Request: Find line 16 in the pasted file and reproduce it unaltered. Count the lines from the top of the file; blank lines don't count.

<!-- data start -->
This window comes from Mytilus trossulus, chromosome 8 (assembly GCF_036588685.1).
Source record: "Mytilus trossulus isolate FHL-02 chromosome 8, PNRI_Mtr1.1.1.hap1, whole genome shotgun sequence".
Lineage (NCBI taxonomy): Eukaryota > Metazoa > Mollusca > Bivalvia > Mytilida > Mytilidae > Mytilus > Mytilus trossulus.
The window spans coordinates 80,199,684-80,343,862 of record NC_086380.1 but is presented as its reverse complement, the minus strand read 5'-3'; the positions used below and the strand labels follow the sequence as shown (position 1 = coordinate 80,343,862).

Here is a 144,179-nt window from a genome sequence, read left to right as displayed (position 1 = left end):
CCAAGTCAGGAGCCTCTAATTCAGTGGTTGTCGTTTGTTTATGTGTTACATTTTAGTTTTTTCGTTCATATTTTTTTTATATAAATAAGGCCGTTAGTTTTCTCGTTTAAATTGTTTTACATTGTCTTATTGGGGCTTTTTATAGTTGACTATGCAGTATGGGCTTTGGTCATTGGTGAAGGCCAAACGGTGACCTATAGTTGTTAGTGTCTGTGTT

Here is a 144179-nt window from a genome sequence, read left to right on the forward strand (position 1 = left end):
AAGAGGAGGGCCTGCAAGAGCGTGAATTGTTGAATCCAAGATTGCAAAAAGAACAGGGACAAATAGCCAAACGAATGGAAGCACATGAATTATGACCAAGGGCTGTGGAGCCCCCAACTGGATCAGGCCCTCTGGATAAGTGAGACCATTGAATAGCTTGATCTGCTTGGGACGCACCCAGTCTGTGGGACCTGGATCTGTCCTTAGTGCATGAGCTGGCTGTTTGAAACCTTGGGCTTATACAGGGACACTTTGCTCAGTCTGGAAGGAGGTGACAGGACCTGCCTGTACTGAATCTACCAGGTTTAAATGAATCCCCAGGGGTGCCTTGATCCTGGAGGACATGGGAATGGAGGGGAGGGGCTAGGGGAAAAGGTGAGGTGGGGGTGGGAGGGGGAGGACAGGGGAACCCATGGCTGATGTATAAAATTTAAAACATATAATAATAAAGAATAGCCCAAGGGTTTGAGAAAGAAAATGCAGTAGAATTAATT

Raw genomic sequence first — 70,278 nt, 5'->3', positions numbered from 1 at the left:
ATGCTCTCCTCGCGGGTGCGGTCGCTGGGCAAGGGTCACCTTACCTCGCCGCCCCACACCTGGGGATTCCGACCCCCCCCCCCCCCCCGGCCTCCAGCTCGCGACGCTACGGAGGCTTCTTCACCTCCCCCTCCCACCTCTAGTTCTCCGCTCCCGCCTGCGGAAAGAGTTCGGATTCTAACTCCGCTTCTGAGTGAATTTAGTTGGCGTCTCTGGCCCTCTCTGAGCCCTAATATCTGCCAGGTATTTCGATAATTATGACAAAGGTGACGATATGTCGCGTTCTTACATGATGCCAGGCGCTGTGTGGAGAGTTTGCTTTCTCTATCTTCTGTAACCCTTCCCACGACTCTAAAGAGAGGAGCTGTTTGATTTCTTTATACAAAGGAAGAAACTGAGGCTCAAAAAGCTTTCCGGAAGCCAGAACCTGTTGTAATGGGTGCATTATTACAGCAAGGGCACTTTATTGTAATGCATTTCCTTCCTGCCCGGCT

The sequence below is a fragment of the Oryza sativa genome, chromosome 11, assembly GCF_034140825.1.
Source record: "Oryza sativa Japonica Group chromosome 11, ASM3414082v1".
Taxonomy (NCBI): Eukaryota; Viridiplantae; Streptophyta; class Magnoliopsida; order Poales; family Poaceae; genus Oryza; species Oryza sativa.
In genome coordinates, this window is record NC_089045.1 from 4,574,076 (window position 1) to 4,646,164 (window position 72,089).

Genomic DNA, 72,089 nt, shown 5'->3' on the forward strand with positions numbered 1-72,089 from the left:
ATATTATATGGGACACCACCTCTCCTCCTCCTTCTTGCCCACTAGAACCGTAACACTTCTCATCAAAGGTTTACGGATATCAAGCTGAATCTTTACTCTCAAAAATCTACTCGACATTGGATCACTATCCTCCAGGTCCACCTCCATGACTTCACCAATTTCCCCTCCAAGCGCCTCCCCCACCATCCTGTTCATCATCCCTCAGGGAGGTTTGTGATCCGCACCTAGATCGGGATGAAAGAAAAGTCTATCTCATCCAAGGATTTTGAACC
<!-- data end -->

ATATTATATGGGACACCACCTCTCCTCCTCCTTCTTGCCCACTAGAACCGTAACACTTCTCATCAAAGGTTTACGGATATCAAGCTGAATCTTTACTCTCAAAAATCTACTCGACATTGGATCACTATCCTCCAGGTCCACCTCCATGACTTCACCAATTTCCCCTCCAAGCGCCTCCCCCACCATCCTGTTCATCATCCCTCAGGGAGGTTTGTGATCCGCACCTAGATCGGGATGAAAGAAAAGTCTATCTCATCCAAGGATTTTGAACC